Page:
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Published: December 30th 2017
The reason I chose to drive, instead of fly, on this trip was because it meant I could see both of my college football teams participating in bowl games if I drove. The price tag for flying to the Rose Bowl (for UGA) is the same as driving cross-country; and that includes gasoline and hotels for either option. As I said in an earlier blog, the only real difference was the time factor, and I had time to make the drive and see some great sights. AND get to see my Horned Frogs, too. I'm glad I did, since we won the Alamo Bowl in dramatic fashion. Go Frogs.
When I was planning this trip, I imagined that San Antonio would be a good touristy day. One thing that I’m learning is that I can’t really underestimate the pace of being a tourist with a senior citizen. Nevertheless, we managed to take in all but one thing I had planned for today: the River Walk, the Alamo, the Mad Dog’s British Pub, and then the Alamo Bowl. The only thing we didn’t do was the Tower of the Americas. But we walked by it, under it in fact. And when
we saw a massive line outside the door and pricier tickets than the attraction deserved, we opted not to do it. That was our first stop in San Antonio. But it was not our first touristy thing for the day.
We happened upon a Buc-ee’s travel center in Luling, TX, and so we stopped in. I told dad he had to visit at least one of these places before we left Texas. Wish granted. I got some gasoline for the car, telling him to wander around the majesty that Buc-ee had to offer. It was a great experience again. I got a magnet, dad got some coffee, and we both got a hot breakfast sandwich. It was divine.
Next stop was San Marcos, where I needed to visit Bobcat Stadium, where the football team for Texas State University plays. It wasn’t too bad at all. There were no entry gates open, so we walked around most of it before settling for some disappointing pictures.
And then it was time to go to San Antonio. It was an uneventful drive, though dad did remark how much stuff was along the interstate, the entire way. I think that’s pretty
much central Texas—one “city” right after another, all along the interstate. And then not much beyond that for long stretches away from the interstate. We certainly found that out as we left San Antonio after the Alamo Bowl.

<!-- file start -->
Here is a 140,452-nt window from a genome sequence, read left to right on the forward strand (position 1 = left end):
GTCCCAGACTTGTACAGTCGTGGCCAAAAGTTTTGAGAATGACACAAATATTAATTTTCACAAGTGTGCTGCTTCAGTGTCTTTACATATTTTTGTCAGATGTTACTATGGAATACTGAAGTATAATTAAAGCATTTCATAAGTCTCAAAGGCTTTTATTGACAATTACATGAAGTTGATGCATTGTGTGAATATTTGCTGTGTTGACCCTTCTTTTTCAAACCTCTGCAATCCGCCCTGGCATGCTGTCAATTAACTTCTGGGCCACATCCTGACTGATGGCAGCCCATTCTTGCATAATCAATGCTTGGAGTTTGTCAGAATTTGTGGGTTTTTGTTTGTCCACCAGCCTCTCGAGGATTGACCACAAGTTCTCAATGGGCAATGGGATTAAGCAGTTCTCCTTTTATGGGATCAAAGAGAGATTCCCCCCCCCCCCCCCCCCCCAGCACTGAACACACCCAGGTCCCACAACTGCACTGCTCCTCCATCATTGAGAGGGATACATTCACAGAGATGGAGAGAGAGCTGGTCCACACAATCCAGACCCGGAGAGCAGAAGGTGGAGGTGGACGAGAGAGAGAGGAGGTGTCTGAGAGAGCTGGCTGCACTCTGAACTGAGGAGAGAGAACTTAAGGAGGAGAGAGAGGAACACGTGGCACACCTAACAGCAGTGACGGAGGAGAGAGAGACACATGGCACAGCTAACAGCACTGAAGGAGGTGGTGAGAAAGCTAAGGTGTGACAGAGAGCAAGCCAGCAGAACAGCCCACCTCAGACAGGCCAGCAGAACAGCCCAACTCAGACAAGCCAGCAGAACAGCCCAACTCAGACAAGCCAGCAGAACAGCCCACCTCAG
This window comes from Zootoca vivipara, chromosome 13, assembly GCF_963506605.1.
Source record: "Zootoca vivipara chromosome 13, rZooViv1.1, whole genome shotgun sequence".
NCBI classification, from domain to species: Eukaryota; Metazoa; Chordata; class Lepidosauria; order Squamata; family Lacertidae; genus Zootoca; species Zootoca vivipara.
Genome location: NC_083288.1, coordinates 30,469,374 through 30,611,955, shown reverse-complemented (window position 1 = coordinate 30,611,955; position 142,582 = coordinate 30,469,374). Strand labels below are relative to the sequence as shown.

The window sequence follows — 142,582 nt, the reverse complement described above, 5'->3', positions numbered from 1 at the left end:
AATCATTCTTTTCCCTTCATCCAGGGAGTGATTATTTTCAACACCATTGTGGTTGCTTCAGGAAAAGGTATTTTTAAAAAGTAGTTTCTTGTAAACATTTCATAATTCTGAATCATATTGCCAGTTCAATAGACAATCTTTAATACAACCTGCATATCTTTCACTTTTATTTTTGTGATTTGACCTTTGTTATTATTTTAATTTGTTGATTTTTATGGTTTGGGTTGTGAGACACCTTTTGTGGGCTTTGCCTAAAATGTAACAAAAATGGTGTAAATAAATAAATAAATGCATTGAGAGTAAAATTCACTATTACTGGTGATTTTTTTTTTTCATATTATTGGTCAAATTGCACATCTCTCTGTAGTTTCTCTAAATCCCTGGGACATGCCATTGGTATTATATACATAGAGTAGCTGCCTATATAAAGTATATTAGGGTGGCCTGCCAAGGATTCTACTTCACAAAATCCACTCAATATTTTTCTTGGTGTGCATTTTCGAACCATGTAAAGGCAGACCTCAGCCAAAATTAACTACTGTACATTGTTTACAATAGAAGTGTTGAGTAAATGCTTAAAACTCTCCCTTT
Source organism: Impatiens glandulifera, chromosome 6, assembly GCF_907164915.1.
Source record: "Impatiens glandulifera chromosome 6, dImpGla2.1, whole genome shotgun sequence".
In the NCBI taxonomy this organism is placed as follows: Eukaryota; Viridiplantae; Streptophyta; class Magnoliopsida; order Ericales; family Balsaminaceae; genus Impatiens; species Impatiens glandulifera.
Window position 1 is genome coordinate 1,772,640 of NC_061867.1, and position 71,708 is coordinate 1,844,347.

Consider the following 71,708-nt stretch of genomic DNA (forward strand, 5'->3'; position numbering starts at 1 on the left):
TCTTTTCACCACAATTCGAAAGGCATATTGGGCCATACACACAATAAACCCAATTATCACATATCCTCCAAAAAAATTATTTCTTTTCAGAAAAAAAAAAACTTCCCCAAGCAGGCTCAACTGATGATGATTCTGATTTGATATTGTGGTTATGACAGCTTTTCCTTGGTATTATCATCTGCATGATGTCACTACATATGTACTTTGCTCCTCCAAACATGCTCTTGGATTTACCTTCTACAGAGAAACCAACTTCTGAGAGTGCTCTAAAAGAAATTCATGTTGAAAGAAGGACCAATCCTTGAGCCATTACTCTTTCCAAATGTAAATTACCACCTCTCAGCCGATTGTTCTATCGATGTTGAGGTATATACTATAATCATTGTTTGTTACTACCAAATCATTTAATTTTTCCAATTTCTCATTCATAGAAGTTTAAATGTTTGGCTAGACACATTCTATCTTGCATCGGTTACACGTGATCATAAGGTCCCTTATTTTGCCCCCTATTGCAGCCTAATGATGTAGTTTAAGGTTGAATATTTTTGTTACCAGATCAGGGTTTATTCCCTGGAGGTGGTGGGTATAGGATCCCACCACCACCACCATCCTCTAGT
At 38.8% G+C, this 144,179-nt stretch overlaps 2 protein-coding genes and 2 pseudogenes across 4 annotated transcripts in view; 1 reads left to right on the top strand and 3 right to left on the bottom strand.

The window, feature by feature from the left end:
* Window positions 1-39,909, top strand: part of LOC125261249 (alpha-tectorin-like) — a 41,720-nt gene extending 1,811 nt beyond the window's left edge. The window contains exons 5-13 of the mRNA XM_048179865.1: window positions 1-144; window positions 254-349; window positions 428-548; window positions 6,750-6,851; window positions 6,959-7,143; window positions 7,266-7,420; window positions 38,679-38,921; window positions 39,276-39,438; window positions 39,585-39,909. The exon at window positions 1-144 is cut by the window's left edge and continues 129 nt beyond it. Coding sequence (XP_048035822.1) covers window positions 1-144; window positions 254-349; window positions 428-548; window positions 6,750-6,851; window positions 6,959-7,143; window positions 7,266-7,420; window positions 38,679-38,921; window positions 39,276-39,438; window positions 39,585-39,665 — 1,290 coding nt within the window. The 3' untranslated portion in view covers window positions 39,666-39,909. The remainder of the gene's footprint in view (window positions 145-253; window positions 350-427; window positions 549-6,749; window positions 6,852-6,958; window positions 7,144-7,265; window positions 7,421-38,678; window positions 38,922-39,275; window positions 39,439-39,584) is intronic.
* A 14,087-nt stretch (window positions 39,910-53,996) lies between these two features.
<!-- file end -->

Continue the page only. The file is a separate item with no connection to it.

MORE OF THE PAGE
But San Antonio has a lot to offer. This was my third time visiting the city, and the Alamo. But it was my first time (as far as I can remember) where we didn’t just stand outside the front of the Alamo and take silly pictures. We actually stood in the long line (should’ve expected that, with the holiday week and with the bowl game in town) to go inside the church (the main building, which most people consider to be THE Alamo). Of course, dad got into a conversation with the couple behind him; they were also from Georgia (Rome), on their way to New Mexico to see some friends. But it did make the time in line pass more quickly, which was probably about 30-40 minutes.
The grounds inside the compound were pretty busy, what with all the people there. But it’s all free, so you can’t really complain. No photos allowed in the church, mind you. We
walked through the obligatory gift shop, but it had nothing that screamed for me to buy it. We probably spend about 45 minutes inside the compound, but I was getting pretty hungry, and we wanted to see some more of the River Walk, too.
Across the street from the Alamo and behind the Ripley’s museum is a great entrance into the River Walk. Descend down the stairs and go until you get to the river, where you can find Mad Dog’s British Pub. It was yummy. And it was warm, which has been a big surprise for this trip through Texas. Did I mention that I had bought a pair of gloves at the Texas Bowl? And then I found another really cheap pair at Buc-ee’s, so we were both covered for gloves. But I digress. The food at the Pub was really good, and there was a lot of it. I got fish and chips (naturally), while dad got a BLT. We were glad to have some time to sit and enjoy the food, warmth, and sedentariness. We probably spent an hour there before walking back to the Alamodome.
We stopped by the car to pick up